Take Five, Save a Life: Call Congress Today

Please consider “taking five” today – make a call and make a difference. Click here to call your members of Congress.
Readers, we don’t often do this, but we are asking for your help today.
As you may know, members of the House of Representatives are moving forward to recruit votes for the American Health Care Act of 2017 (AHCA) this week. If this legislation moves forward, the stakes will be high for patients in eating disorder treatment — regarding access to care and parity.
Here’s where things stand now: at least 50 individuals are undecided on this bill at the time of publication of this post.
And here’s how you can help
We are asking you to “take five.” Please consider taking five minutes today to reach out and call your member of Congress.
Here are the steps to take:
  1. Call your member of Congress.
  2. If you can, keep calling until someone picks up the phone so you can talk to a person directly. If no one answers, please leave a message.
  3. Express why mental health benefits are important to you. Encourage your representative to vote “no” on this bill on behalf of individuals with eating disorders and those who care for them.
Why this matters
If this bill passes, states would be able to waive the following very important benefits:
1) Essential Health Benefits — This provides mental health and substance use disorder treatment and mental health parity to all small, individual and Medicaid plans. If this is waived, parity (treating mental health conditions and substance use disorders equally to other chronic health conditions like diabetes) could be lost to people on those plans in many states.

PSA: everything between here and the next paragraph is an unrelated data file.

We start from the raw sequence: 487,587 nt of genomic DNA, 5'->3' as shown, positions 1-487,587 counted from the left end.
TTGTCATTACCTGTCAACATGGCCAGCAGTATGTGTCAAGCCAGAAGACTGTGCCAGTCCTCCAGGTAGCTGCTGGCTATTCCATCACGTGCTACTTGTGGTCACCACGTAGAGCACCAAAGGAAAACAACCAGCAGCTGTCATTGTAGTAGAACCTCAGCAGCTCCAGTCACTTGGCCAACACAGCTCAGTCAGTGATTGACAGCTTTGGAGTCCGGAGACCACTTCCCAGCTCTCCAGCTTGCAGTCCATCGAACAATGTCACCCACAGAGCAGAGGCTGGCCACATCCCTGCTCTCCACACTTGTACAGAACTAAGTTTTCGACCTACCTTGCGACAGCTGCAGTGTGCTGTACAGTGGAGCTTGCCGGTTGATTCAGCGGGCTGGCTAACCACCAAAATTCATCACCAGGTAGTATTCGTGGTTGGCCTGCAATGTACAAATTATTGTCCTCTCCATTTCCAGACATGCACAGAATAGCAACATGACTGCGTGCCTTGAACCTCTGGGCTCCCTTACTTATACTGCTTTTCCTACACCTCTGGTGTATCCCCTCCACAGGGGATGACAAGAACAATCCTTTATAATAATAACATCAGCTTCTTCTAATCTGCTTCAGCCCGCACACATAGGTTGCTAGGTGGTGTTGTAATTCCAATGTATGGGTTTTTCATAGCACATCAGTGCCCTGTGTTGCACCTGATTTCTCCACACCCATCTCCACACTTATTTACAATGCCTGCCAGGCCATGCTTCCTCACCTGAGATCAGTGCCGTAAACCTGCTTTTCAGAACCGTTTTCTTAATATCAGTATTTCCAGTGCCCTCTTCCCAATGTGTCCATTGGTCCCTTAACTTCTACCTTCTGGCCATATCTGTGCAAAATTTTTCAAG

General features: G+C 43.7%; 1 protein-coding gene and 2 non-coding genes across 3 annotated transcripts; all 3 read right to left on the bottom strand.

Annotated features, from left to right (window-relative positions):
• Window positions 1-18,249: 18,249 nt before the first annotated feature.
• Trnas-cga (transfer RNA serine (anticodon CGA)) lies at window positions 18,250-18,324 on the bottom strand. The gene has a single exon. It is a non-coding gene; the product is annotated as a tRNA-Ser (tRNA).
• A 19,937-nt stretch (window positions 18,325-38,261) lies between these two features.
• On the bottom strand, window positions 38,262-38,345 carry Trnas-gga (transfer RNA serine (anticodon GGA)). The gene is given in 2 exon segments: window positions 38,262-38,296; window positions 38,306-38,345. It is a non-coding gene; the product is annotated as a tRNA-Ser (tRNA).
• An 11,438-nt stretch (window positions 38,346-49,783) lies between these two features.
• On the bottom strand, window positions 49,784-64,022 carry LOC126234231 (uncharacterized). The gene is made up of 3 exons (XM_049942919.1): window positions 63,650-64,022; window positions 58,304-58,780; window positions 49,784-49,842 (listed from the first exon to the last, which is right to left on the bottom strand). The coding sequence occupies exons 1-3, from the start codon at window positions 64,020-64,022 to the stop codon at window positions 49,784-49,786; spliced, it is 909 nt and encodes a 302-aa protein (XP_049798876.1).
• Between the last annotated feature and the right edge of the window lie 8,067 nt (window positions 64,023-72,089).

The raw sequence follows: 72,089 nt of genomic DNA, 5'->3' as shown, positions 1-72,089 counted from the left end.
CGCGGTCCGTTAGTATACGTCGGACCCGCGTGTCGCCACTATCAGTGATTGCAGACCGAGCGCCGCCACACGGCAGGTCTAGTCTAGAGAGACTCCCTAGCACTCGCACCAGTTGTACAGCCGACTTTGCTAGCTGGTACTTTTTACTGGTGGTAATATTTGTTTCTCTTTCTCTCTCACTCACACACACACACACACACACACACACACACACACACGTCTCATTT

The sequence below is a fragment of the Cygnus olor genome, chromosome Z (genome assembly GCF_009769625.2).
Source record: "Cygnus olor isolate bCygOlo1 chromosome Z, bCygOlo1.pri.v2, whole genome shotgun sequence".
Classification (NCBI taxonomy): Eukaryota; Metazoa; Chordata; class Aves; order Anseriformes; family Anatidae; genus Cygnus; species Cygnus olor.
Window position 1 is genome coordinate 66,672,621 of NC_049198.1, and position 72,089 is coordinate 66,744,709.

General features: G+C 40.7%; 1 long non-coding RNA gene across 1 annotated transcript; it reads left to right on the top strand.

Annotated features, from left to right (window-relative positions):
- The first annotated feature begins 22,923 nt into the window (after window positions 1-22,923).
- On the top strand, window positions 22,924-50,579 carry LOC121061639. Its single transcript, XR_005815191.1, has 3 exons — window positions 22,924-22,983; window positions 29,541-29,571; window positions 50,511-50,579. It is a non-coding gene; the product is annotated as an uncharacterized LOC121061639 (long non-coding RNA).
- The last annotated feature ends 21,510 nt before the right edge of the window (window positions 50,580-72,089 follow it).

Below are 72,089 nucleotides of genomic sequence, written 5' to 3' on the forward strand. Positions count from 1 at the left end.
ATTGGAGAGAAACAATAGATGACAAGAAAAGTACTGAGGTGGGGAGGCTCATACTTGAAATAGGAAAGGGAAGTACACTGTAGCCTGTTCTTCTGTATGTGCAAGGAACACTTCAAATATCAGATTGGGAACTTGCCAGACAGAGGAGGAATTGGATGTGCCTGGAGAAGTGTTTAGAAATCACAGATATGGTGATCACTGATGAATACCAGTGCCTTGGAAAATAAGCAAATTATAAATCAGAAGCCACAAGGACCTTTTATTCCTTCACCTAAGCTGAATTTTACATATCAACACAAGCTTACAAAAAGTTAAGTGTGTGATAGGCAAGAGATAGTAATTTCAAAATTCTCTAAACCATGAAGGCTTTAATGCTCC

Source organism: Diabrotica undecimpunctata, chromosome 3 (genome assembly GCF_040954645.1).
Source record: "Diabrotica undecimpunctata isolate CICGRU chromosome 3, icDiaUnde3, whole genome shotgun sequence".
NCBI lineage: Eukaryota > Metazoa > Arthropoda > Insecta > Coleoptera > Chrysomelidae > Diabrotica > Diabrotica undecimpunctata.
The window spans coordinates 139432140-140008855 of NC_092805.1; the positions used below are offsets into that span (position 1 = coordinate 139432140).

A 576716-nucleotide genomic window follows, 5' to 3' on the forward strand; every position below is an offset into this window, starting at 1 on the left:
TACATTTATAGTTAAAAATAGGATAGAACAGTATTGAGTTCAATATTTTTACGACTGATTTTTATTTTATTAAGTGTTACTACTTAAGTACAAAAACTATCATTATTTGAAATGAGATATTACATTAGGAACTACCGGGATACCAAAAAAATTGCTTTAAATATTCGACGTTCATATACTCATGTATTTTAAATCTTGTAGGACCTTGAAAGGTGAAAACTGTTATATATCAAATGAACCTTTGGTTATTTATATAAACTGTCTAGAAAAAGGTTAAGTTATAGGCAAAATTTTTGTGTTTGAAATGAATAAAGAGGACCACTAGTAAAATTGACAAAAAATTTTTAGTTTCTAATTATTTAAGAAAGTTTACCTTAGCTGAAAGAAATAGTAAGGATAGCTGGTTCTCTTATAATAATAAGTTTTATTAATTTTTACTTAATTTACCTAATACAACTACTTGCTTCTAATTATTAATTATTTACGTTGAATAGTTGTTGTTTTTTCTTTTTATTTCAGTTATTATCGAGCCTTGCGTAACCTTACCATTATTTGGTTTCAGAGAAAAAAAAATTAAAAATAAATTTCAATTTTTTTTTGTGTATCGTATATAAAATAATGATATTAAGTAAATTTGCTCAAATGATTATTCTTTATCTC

2) Consumer ratings — This protection offered by the Affordable Care Act (ACA) caps insurance companies from charging individuals more than three times the rate of their healthiest/youngest customer. If this is waived, insurance companies can charge sicker and older customers (for example) up to ten times more. These people, who may have pre-existing conditions, could be priced out of paying for health insurance.
Hypothetically, the 19 states that did not take Medicaid Expansion would likely try to take these waivers: Maine, Virginia, North Carolina, South Carolina, Tennessee, Mississippi, Alabama, Georgia, Florida, Wisconsin, Texas, Oklahoma, Kansas, Missouri, Nebraska, South Dakota, Wyoming, Utah, and Idaho.
It goes without saying that this bill could potentially impact those seeking treatment for eating disorders and other mental health conditions.
Please consider “taking five” today – make a call and make a difference.
Learn more about taking action to support treatment for eating disorders at the Eating Disorder Coalition website.

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